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Who will win the Nobel economics prize?

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Who will win the Nobel economics prize?
The 2014 winner, Jean Tirole, signs a chair at Stockholm's Nobel Museum. Photo: Janerik Henriksson/TT
08:09 CEST+02:00
The bets are on as the last of Sweden's Nobel prizes is set to be handed out in Stockholm on Monday, with British and US economists among the frontrunners.

A British economist is one of the top potential names to win Sweden's Nobel Prize in Economics when it is announced in Stockholm early on Monday afternoon local time.

Sir Richard William Blundell, 63, professor of political economy at University College London and research director at the Institute for Fiscal Studies, is the top name on Thomson Reuters' list of favourites to claim the prestigious award.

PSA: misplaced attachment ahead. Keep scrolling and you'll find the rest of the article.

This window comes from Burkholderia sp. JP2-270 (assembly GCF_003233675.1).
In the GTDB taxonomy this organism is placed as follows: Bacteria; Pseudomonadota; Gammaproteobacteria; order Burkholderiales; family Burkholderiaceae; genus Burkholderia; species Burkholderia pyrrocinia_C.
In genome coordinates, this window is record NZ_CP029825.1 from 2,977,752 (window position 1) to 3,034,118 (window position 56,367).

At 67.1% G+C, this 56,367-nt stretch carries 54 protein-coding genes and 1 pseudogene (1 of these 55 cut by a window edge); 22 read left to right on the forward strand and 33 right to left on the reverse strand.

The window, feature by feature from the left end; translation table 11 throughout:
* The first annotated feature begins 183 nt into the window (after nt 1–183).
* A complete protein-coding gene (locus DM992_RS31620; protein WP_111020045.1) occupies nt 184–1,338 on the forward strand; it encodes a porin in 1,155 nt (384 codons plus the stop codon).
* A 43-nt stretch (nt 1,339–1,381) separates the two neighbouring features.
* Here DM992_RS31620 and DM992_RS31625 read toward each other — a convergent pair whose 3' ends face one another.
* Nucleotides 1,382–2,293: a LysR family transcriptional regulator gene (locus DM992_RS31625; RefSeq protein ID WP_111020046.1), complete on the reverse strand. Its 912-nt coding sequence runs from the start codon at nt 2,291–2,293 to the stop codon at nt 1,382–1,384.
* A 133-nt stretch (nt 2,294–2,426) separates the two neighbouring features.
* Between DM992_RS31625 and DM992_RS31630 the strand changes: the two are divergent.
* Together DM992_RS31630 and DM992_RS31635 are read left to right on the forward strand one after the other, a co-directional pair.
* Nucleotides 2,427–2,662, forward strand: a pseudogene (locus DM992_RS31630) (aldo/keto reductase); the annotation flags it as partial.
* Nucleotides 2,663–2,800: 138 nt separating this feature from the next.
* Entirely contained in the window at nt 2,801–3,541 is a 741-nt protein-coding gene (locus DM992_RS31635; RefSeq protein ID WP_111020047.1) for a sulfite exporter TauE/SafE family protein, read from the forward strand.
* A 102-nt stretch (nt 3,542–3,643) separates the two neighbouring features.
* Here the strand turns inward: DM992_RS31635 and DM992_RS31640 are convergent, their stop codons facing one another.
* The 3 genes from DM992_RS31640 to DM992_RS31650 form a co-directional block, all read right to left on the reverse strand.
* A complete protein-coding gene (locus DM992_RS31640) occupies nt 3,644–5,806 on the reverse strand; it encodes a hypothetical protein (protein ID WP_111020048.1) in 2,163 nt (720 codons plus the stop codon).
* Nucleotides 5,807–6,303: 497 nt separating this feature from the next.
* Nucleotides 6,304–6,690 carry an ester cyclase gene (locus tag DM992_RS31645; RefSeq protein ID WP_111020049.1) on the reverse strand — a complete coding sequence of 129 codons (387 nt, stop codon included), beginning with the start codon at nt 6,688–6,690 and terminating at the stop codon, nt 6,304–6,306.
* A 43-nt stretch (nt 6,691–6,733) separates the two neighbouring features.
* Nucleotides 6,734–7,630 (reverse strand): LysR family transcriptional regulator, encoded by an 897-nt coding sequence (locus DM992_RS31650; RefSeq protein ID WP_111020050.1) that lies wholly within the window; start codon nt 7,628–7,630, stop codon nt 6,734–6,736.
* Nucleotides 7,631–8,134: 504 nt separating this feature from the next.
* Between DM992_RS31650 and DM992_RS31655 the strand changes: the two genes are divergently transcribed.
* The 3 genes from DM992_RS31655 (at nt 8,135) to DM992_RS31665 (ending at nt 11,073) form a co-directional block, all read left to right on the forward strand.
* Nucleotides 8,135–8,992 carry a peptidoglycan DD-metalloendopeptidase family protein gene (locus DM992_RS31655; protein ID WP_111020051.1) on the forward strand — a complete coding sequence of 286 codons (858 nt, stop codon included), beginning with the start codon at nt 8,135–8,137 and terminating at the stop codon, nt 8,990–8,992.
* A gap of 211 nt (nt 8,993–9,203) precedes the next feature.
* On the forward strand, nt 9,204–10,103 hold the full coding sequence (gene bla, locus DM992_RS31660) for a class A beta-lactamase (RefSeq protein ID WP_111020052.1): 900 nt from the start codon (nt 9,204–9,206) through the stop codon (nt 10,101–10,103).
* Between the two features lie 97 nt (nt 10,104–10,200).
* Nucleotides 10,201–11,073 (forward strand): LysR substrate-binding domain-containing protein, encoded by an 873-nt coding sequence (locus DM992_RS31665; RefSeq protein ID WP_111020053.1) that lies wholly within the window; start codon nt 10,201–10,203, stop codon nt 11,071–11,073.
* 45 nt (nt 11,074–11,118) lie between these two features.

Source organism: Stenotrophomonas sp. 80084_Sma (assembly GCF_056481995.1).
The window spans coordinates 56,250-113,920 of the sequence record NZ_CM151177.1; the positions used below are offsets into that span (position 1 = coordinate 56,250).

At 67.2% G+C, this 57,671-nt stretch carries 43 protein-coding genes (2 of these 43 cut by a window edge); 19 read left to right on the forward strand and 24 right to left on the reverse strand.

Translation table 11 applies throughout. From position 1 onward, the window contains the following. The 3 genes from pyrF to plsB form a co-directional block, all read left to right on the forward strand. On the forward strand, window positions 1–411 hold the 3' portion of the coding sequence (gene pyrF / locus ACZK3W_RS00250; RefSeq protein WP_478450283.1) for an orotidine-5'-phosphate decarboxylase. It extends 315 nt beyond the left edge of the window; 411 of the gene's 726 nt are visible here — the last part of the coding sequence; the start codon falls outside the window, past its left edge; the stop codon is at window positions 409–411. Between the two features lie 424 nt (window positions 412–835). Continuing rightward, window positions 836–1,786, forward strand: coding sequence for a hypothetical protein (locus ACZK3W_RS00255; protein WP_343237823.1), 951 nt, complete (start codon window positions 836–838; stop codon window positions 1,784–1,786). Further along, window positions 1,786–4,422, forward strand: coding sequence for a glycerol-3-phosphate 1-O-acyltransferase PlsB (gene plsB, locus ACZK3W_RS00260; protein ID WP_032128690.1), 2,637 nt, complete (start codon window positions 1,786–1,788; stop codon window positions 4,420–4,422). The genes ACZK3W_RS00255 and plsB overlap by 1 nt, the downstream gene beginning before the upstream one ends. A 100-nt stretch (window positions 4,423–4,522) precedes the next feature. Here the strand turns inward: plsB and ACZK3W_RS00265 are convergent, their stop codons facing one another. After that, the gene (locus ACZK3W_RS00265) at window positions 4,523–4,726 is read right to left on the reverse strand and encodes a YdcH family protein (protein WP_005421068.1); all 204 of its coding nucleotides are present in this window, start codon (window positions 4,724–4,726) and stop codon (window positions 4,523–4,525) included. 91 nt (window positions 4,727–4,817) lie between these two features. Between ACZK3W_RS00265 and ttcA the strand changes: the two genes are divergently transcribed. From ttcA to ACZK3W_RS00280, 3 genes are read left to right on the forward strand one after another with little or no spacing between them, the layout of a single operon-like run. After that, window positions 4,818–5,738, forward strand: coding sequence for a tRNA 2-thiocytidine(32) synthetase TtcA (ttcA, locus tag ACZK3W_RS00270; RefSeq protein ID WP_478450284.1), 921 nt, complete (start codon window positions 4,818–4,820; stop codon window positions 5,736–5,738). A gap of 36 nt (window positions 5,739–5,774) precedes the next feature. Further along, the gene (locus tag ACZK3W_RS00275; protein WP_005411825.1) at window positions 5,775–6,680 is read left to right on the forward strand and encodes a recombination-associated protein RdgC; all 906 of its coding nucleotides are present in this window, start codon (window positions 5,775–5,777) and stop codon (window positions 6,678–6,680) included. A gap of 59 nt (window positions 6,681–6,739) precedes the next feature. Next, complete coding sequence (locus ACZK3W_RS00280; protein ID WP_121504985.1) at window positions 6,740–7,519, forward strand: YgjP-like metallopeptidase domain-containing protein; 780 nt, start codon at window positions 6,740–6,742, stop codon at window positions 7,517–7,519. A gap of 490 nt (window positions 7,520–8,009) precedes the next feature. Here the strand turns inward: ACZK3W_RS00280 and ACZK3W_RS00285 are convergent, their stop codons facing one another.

His research areas include tax credits, work incentives, and the effects of wages on household consumption.

Formally known as the Swedish Riksbank Prize in Economic Sciences in Memory of Alfred Nobel 2015, the economics prize is one of the more modern awards. It was not part of Nobel's original will and was only created in 1968, sponsored by Sweden's Central Bank (the Riksbank).

If you go by previous statistics to guess this year's lucky name, you will most likely place your bets on one or several American men. Of the 75 winners to date, only one is a woman: Elinor Ostrom, who shared the gong with Oliver E Williamson. They are both from the US, just like 50 of their fellow economics laureates.

Last year, however, the prize was awarded to French economist Jean Tirole for his analysis of the power and regulation of the free market.

READ ALSO: Six things to know about Jean Tirole

Other influential thinkers included in speculation ahead of the announcement are John A List of the University of Chicago for creating field experiments to test economic theories and Charles Manski of Northwestern University for his research in social policy analysis and rational choice theory.

This year's Nobel Literature Prize winner will be announced on Monday at 1pm local time (11 GMT).

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